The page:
from:  Anjum Altaf
Posted on: Oct 11, 2012 at 19:21 IST

@ Vinay and Narendhra Apte. I agree with you. I wonder whether the British actually did India a favour by once and for all ridding it of all Islamic Mughal leaders. All had their eye on forcefully converting India into an Islamic empire. Destroying the indigenous culture of Hinduism. Even now Pakistan has designs on our destruction, along with various Islamic groups both abroad and internal.

from:  Vipul Dave
Posted on: Oct 11, 2012 at 18:21 IST

I applaud on the Mr Katju's objectives but can't agree on his half baked truths.His article assumes that the reader is ignorant and doesn't have critical thinking.

from:  Rakesh Bhatt
Posted on: Oct 11, 2012 at 17:51 IST

Justice view's are judicious !Wise words from the wise man,who have discovered the truth wisely!! My kudos to him.

from:  Syed Mohamed Gani
Posted on: Oct 11, 2012 at 16:44 IST

It is true that many temples are demolished by some Muslim rulers/invaders. We should teach history to children without offending such historical truths. These historical truths will become evident when travelers or yatris visit these historical monuments or temples, so there is no point in hiding historical truths.

from:  Raghunarayan.M
Posted on: Oct 11, 2012 at 15:29 IST

Worth reading and need to propagate this message across the length and breadth of our nation, repeatedly as we sometimes see that this message is not properly heard and contained. There is nothing common in India to put it as one entity, apart from the feeling of Secularism. More than anything we are all Indians and then follows the various subdivisions of caste, creed and colour.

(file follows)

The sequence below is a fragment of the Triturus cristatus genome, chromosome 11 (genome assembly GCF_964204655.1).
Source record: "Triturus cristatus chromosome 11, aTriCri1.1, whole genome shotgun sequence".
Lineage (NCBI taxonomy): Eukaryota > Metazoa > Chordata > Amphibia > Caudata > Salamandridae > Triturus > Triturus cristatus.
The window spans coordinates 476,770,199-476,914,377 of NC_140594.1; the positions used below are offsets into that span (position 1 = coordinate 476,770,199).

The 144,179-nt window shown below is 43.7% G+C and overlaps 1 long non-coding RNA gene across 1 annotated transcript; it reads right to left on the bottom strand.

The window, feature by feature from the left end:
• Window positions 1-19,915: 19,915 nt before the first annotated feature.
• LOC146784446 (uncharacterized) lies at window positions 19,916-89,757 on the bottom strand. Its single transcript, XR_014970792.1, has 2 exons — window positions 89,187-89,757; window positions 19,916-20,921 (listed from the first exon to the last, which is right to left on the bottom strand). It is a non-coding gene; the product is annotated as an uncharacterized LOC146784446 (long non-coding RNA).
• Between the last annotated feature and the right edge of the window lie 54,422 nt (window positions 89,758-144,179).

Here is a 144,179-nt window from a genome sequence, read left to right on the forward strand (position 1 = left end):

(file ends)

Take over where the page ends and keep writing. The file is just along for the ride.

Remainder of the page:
from:  Sunny Varughese
Posted on: Oct 11, 2012 at 15:13 IST

Atlast an article asking us to have communal harmony in our country at
the time when there is hatred among communities and guess who is
writer? the candid retired supreme court judge-a commendable job sir.
we(hindu & muslim) should respect each other's religion .mutual
respect is the most crucial thing in any relation .while there will be
some people who will find fault even with this article(it's in our
blood to find fault, even with lord RAM).they will say that not only
muslims demolished temples but hindu also demolished mosques or any
other petty issue which is not the idea of article but one should not
underestimate the idea of being ONE described in article.the idea of
article is to respect each other's rituals and religious beliefs.i am
sure that people will change with time if not invoked by some cheap
politicians for their own advantage.

from:  Deepak Madan
Posted on: Oct 11, 2012 at 14:46 IST

Mr.Katju has conveniently omitted reference to Jaziya imposed on Hindus as well as the fact that all text books only refer to "Akbar the Great" and the likes of Hyder Ali and TipuSultan as freedom fighters. While both Hyder Ali and Tipu Sultan were not only allies of the British for a long time, they were responsible for the plunder and destruction of Seringapatna temple. The purpose of stating this is not to foster hatered. But if you deliberatley start painting some these rulers as symbols of communal harmony the execise will only be viewed as appeasement and only further polarize the communities

from:  Ramachandran
Posted on: Oct 11, 2012 at 13:24 IST

Cheers! Mr. Katju. In addition, Indian history do not speak about the
contribution of Jinnah for the struggle of Independence.(refer Jaswant
singh's book on india-partition-independence).

from:  Khalid Khan
Posted on: Oct 11, 2012 at 13:19 IST